Monday, January 21, 2013

Orion Myth Part I

Orion the Mighty Hunter is one of the most beloved and easiest to recognize constellations in the night sky. Cold, crisp winter nights are the best time to observe the "belted one" in the southern sky. Over the course of the next few weeks I'll share some Greek myths that show Orion does not stand alone in the winter sky.  If you use your ancient Greek imagination when looking at the stars, you may see him surrounded by a bull with seven women on its back, while two hunting dogs chase unicorn and a bunny rabbit down by the river... SAY WHAT!

Let's start with Orion. According to Greek myths he was a big, strong, tough guy. One day he was out hunting. When he took a break on this hilltop, he beheld a sight that took his breath away. There were seven women dancing in a clearing while a huge crowd cheered them on. These were the Seven Sisters, or the Pleiades. Orion fell in love... with all of them.

Now, Orion was very brave in battle but not very courageous when it came to talking to women. So he needed to work up all his courage just to even speak to the sisters. One day he finally met them and asked for their 14 hands in marriage. The sisters were so outraged that they rejected him and strode away. Orion didn't know much about dating, but he heard somewhere that women respond well to a man who is persistent. So he kept meeting the sisters at awkward times and asking them again and again to marry him. After a week of this, the sisters couldn't take it anymore. They asked for divine intervention. The gods listened and promptly turned the Pleiades into doves. They immediately flew away from Orion - as fast as they could - and headed higher and higher into the sky. Eventually they decided to stay in the heavens and became stars.

You can find the Pleiades high in the south after sunset. We'll learn more the rest of the story in Part II. So tune in!

Monday, January 7, 2013


It's time to talk with Alan Alda.  I interviewed the actor, director, science TV show host, and now Science Communicator for WVXU 91.7 FM in a new segment called "Looking Up."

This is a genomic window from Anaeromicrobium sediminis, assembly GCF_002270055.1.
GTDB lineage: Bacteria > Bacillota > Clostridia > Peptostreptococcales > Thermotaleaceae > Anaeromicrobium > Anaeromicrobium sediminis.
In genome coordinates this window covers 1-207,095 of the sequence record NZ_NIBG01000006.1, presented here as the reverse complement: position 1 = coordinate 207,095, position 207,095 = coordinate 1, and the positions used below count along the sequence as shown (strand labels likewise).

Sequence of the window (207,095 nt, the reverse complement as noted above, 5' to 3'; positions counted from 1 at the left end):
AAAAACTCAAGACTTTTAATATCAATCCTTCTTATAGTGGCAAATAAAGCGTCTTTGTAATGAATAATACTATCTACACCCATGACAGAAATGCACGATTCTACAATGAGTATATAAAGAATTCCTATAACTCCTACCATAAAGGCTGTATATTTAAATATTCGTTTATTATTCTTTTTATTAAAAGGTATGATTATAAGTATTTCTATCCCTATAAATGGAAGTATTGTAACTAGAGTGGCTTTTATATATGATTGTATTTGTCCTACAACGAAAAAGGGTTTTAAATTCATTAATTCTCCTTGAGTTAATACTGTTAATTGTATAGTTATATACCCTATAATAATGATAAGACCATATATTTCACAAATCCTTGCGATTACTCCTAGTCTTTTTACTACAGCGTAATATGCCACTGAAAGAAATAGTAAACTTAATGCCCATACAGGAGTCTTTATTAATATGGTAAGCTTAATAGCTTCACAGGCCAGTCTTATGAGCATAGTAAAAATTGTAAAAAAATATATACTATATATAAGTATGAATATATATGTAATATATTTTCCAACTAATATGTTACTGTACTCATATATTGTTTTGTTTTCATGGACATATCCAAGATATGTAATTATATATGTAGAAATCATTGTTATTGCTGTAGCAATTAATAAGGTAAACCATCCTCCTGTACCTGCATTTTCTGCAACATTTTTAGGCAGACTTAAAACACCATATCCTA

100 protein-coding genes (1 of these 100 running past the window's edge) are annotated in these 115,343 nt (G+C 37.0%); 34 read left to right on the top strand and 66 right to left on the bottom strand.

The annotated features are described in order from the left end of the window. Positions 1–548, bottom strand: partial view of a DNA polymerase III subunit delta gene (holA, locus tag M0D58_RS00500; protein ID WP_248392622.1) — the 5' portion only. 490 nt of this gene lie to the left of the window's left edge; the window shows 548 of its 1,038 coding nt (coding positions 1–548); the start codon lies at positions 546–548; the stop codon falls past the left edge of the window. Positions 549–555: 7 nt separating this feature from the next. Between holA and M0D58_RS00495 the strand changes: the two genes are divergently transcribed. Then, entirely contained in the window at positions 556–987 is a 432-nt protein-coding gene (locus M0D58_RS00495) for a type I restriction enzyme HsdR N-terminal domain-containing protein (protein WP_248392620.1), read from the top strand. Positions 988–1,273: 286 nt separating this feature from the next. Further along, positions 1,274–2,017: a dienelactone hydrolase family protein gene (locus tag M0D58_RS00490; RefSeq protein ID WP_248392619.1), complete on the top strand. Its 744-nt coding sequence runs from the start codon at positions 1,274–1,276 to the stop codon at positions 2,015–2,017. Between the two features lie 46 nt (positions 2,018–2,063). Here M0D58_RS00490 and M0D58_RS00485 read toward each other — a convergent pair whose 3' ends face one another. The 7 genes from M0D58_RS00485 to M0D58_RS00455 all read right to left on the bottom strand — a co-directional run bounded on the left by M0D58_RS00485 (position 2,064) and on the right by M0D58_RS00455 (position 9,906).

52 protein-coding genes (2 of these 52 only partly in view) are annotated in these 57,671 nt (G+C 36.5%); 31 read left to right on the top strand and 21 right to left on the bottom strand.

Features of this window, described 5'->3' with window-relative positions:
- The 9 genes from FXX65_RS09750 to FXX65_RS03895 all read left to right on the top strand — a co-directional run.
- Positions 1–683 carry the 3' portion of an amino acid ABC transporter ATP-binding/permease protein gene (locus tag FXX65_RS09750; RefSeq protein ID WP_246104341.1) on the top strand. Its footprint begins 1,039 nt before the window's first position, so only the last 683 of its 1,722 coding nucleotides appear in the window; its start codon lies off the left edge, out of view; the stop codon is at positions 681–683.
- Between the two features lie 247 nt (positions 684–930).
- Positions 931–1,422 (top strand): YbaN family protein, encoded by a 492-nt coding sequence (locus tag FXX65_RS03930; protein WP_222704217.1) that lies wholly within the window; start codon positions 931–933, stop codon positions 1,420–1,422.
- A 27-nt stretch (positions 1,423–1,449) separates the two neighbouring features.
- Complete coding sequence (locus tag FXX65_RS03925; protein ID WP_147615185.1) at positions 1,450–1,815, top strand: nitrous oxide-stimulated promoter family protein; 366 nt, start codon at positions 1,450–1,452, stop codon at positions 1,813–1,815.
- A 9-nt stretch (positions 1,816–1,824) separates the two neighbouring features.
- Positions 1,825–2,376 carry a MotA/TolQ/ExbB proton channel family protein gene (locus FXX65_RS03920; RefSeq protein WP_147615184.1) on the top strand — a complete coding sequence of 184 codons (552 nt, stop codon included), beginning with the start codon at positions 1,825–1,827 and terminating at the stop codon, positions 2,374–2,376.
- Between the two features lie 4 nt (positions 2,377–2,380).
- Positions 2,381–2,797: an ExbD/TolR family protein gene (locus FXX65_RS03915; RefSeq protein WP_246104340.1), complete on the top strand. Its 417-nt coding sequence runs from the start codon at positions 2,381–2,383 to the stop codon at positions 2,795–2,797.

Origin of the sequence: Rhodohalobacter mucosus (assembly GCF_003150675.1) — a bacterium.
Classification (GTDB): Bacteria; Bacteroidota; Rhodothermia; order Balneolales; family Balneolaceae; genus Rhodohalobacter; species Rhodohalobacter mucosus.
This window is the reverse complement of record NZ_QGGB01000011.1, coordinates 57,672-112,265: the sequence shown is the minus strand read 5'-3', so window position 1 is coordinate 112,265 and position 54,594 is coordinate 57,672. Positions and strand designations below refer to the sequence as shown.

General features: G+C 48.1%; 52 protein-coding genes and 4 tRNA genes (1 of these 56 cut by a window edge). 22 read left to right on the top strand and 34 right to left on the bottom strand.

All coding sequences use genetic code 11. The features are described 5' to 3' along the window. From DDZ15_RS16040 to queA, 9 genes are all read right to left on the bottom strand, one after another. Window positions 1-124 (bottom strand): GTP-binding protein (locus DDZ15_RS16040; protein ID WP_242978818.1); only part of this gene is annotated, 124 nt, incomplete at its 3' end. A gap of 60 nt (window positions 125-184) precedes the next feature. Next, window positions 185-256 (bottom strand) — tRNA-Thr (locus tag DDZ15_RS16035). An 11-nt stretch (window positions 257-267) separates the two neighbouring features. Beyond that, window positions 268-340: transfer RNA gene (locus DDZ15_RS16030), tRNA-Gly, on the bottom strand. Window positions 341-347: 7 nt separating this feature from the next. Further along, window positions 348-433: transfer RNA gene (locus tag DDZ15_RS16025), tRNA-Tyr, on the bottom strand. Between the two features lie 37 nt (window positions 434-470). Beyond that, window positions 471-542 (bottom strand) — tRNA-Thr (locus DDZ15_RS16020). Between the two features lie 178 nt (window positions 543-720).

Last year Mr. Alda issued a challenge: Come up with a description of a "flame" that would make sense to an 11-year old.  His goal was to get scientists thinking about how to communicate their subject material to a general audience.  This is something Alda is passionate about and led him to found the Center for Communicating Science at Stony Brook University.  He still has the same enthusiasm for science as that 11-year old who voraciously wanted to know what a flame was.  The new challenge for us in 2013: describe the concept of TIME.

He mentioned that scientists don't necessarily need to be actors to get their message across.  But it made me think that sometimes we too often play the role of "scientist" that was handed down to us - stuffy, know-it-all types.  I think that scientists of today need to create a new persona, to be more accessible and approachable with our message and vocabulary.  Maybe an actor can help us with that.

You can listen to the interview at: 

Thursday, January 3, 2013

Seven Sisters in Other Cultures

Most myths relate the Seven Sisters star cluster to young maidens or boys playing, dancing, and just being young and wild. "Like a swarm of fireflies tangled in a sliver braid."

In Chinese mythology they were the "Seven Sisters of Industry"

Australians considered them to be young girls playing music for the dancing young men (the stars in Orion's belt).

Various Native American legend equate them with seven young men guarding the holy seed of agriculture and seven young children told to stop all their dancing.

In Borneo they were a mother hen and six chicks

And in early Christian lore they were the six daughters and wife of the baker who gave Christ bread when he was hungry.

This association with youth is very interesting in that astronomers now consider them young, hot stars. They are large, fiery blue stars burning through their fuel very rapidly and have a quick, bad end - burning the candle at both ends so to speak. What is it about these stars that make them appear so youthful to the ancients?